#AdvocacyMatters: Sequel Pomegranate Health Systems Update
September 17, 2021 / #AdvocacyMatters
At Disability Rights Ohio (DRO), our work hinges on advocacy. As part of our mission, DRO regularly monitors and investigates abuse, neglect, and exploitation, then we advocate for individuals impacted. In 2019 and 2020, DRO conducted an extensive investigation at Sequel Pomegranate Health Systems (now called Torii Behavioral Health Systems), a facility that operates both a youth acute psychiatric hospital and youth residential treatment facility (RTF).
The story starts more than two years ago, in June 2019, when DRO received complaints about physical abuse and bullying at Sequel Pomegranate. The harrowing reports prompted DRO to conduct a thorough investigation into the culture, safety, care, rights education, and rights protection occurring for youth at the facility. In February 2020, during DRO’s active investigation, Sequel Pomegranate agreed with the Ohio Department of Mental Health and Addiction Services (OMHAS) to suspend new admissions to its acute psychiatric hospital for 120 days.
Sequel Pomegranate’s story doesn’t end there: It wasn’t long after our investigation and report—through another agreement with OMHAS in December 2020—that Sequel Pomegranate Health Systems agreed to relinquish its license to operate the RTF. In addition, the facility agreed not to apply for a new operating license for the RTF until at least October 2021 while also meeting specific conditions. By January 2021, the acute psychiatric hospital once again started accepting new admissions. However, just last week, we received news that Torii Behavioral Health Systems—the for-profit corporation’s new name for Sequel Pomegranate—voluntarily relinquished all of its OMHAS licenses and certifications, including its license to operate a private psychiatric hospital.
This news is huge for Ohio’s disability-rights advocates—DRO’s investigation, which focused primarily on the RTF, uncovered serious and systemic cases of abuse and neglect, violations of safety and treatment standards, inappropriate use of restraint, peer-to-peer bullying and staff intimidation, and overall infringement of civil rights. Despite frequent opportunities to address these concerns, the infractions remained throughout our entire investigation.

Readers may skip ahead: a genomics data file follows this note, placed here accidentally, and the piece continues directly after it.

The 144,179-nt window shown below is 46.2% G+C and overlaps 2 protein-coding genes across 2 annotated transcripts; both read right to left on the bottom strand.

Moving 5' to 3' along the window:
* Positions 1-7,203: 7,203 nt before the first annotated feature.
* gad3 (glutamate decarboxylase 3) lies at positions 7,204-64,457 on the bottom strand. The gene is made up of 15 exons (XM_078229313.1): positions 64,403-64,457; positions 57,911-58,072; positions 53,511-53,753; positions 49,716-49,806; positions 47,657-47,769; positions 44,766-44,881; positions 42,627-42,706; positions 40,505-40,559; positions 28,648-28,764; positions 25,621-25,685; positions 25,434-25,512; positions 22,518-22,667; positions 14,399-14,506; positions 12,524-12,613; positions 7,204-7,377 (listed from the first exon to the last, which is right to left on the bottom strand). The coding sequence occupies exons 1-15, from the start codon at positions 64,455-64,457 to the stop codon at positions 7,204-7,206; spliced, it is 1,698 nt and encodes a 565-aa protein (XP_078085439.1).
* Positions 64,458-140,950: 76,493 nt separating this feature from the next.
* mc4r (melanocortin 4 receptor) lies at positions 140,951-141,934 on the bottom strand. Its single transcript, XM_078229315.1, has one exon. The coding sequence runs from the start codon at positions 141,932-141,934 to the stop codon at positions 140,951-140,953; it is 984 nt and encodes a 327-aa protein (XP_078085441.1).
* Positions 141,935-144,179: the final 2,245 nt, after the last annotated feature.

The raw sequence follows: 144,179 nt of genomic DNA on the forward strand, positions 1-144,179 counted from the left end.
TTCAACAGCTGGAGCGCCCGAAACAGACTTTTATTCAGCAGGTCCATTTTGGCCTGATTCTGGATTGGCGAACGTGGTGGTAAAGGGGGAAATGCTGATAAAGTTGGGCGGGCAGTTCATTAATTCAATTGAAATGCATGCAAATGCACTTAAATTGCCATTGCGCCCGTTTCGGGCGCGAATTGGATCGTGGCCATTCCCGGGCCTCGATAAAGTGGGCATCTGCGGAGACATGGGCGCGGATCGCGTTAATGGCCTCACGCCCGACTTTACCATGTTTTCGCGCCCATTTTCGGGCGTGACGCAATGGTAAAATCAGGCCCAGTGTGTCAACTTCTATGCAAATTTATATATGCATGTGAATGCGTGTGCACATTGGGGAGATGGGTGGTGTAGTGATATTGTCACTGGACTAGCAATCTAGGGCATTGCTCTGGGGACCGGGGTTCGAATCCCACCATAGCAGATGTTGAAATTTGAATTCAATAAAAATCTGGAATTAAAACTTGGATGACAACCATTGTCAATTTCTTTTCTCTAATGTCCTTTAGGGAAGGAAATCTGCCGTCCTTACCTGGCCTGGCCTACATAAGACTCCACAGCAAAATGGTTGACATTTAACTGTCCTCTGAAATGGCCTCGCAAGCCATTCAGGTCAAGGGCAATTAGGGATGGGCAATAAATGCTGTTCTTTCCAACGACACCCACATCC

DRO’s Associate Advocacy Director, Amy Price, described a sense of relief after getting word that the facility would close its doors in early October:
“All children deserve welcoming, clean, safe, structured, trauma-informed environments that support them on their individualized treatment journeys and help to facilitate their recovery and growth in the most multiculturally inclusive and the least restrictive environments possible. Residential treatment facilities and acute psychiatric hospitals are locked facilities. They are not community-based treatment options. I’m very proud of the work our team and community has done to continue to shed light on injustices.”
This facility is just one of many we’ve worked with in recent years. In fact, DRO’s Abuse and Neglect team works year-round to monitor facilities, provide recommendations, and launch investigations when presented with probable cause. At the start of the pandemic, the team continued monitoring facilities remotely until we could ensure a safer return. Now, the team continues both remote and in-person monitoring to best advocate for Ohioans with disabilities, ensuring they have the right to receive care free from abuse, neglect, and exploitation.
We know there’s still much work to do. Today, we want to recognize and thank the advocates who helped illuminate incalculable injustices that needed brought to light. You—the individual, the family member, the advocate—are crucial in all the work we do. Together, our #AdvocacyMatters.